When James Cameron made The Terminator in 1984, he was under the gun to complete a complex and ambitious film shoot on a limited budget. Heck, even working on Terminator 2: Judgment Day, he was facing doubters as the budget for that film ballooned and its complicated digital effects had yet to be tested before an audience. Still, a brand name is a brand name, and Hollywood loves a brand name, so even without Cameron, people have been trying to make mo’ money off Terminator, as evidenced by the upcoming and oddly spelled Terminator: Genisys. But what does Cameron himself think of the new film? Is he okay with it, is he concerned about it tarnishing his legacy, and will he do more Terminator in the future with an important deadline concerning rights pending?
The filmmaker opened up to Empire about his legacy on the franchise he kick started back in 1984. First of all, Cameron is more than aware of the new Terminator. In fact, a trusted colleague wrote the script. “I’m friendly with the filmmakers, the writer Laeta Kalogridis has worked with me on projects,” he said. Kalogridis was a producer on Avatar and is writing the screenplay for Cameron’s Battle Angel adaptation, and thanks to that connection, Cameron has high hopes.
“I’m hoping it’s great,” he said. “I’d like them to get it right, and based on the script that I read there’s a pretty good chance that it could. It looks like it could be fun.”
Of course, I’m sure Cameron said that about all the past Terminator films that didn’t have his name on it. After two sequels and a TV series that failed to capitalize on the Terminator brand, one might think that the “King of the World” would be concerned about his legacy, but according to Cameron he’s remarkably unconcerned about his legacy in regards to this particular film series.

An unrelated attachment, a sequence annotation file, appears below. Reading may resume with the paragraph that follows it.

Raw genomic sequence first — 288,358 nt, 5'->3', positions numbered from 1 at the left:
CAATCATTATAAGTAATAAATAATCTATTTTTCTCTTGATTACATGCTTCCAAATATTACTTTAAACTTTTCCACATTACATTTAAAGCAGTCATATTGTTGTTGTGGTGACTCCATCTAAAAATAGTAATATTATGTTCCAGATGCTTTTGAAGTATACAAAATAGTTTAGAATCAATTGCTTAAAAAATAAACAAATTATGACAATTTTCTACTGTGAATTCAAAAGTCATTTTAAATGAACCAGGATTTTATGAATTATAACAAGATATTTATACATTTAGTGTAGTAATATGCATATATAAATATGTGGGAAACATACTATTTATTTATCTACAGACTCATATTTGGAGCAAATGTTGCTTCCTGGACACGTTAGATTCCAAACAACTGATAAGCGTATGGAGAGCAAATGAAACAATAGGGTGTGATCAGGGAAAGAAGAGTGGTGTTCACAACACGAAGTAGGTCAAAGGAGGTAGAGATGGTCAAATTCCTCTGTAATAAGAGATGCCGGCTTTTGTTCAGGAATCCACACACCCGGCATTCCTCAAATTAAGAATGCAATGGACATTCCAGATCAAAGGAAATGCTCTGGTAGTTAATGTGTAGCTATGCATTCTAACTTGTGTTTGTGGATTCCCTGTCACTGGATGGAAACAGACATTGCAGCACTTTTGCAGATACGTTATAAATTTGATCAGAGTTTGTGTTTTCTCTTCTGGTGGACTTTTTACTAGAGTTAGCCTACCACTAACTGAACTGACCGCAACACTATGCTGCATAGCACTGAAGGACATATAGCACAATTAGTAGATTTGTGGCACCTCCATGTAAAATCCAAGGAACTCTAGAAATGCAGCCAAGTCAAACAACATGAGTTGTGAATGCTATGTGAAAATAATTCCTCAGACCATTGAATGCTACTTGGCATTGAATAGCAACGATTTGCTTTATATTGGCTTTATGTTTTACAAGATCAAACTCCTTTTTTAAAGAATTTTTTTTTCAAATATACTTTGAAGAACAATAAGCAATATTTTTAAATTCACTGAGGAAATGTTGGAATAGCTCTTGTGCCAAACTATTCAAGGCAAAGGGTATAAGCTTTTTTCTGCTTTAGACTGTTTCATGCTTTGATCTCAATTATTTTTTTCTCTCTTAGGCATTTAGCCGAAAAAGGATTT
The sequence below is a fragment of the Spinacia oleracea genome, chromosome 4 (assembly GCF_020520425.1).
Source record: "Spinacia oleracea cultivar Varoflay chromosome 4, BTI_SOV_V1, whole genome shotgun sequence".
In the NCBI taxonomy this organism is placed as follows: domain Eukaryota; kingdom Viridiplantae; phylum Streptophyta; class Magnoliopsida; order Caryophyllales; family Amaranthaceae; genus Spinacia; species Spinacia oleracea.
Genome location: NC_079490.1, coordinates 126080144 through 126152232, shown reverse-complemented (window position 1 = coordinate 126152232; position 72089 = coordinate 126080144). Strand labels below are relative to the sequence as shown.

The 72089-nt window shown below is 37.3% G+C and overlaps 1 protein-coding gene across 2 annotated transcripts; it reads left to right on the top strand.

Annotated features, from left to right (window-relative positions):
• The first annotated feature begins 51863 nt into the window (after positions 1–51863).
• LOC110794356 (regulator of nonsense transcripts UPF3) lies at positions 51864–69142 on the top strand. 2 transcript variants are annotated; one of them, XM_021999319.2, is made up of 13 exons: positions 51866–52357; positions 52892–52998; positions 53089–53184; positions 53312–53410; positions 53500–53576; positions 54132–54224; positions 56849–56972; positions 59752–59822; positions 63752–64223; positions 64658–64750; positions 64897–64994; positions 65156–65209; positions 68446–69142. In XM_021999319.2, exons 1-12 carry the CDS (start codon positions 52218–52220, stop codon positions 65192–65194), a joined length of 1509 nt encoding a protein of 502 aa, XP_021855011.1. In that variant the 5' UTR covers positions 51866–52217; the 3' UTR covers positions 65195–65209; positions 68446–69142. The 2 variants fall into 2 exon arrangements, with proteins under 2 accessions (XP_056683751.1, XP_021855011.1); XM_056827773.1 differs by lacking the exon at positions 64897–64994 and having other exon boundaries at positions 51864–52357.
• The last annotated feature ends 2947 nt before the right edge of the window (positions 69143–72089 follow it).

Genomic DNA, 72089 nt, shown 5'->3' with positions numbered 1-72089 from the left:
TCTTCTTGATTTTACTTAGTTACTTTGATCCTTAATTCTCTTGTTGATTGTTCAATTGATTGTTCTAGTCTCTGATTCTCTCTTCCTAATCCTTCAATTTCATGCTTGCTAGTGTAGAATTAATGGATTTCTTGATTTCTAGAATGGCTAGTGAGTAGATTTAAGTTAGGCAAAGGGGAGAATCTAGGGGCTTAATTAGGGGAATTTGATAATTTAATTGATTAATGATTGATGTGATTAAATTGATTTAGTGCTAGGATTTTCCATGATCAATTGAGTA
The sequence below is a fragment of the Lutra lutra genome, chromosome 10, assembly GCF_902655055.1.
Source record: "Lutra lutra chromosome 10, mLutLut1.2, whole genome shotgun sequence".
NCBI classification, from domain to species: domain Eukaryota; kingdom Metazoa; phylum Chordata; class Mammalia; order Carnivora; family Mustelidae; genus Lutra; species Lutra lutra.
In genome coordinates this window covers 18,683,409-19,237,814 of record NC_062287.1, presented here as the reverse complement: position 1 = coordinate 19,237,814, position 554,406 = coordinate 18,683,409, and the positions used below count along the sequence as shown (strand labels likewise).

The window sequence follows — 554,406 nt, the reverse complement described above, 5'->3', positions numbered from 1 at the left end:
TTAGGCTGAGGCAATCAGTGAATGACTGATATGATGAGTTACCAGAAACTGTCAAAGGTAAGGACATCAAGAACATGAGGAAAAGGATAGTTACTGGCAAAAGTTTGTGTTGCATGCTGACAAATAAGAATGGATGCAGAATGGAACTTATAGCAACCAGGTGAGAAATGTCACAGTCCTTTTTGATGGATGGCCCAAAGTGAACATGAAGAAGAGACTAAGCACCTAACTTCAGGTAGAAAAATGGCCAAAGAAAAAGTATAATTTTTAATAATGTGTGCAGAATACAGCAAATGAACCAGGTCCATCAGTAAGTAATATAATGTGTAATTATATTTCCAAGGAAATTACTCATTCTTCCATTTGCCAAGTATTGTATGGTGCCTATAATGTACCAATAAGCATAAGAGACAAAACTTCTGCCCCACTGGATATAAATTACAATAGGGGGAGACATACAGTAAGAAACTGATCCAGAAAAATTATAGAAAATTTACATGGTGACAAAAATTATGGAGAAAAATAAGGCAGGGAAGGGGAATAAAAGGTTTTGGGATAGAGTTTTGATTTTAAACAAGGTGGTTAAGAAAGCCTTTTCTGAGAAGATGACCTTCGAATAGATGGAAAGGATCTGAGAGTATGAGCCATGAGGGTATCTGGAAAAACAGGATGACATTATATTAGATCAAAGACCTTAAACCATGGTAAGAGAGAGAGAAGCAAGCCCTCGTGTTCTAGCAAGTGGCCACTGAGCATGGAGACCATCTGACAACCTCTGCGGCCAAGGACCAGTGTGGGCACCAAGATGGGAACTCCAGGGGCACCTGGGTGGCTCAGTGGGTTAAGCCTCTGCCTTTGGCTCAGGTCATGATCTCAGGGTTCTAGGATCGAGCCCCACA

“It’s not my problem!” he explained. “It’s like being a grandparent, the kids come over and you can send them back! When I walked away from the franchise, I had to do it with the sense that I can invest in emotion. To me, it’s all upside, because if it’s good, it’s good for Arnold [Schwarzenegger], my friend Laeta and if it’s not good? It doesn’t bother me personally.”
But regardless of Cameron’s feelings about the film, or whether or not it’s a box office success, the rights to Terminator reverts back to Cameron in 2019. So how about it, James? Any plans to go back to the future with SkyNet and killer robots and Sarah Connor? “I haven’t really thought that far ahead yet,” Cameron said. “I’ve got plenty of time to think about it. It might be fun to completely re-invent the franchise. A lot has to do with what happens with it in the meantime, people may have Terminator fatigue.”
Of course, Cameron’s primary occupation right now is with the three Avatar sequels, which at this rate will keep him occupied right through to 2019, if not 2029 the way things are going… “I’m just visiting Earth tonight; I normally live on Pandora, where I work,” he said in a brief update about the sequel trilogy.” We’re gearing up, we’re in the design phase right now, completing the drafts for three scripts. We’ve got a whole art department with walls plastered with amazing designs that I wish I could share with everybody, but that’s what the film’s for!”
Terminator: Genisys will be in theaters July 1, 2015. Avatar 2, 3, and 4 will be in theaters… Eventually.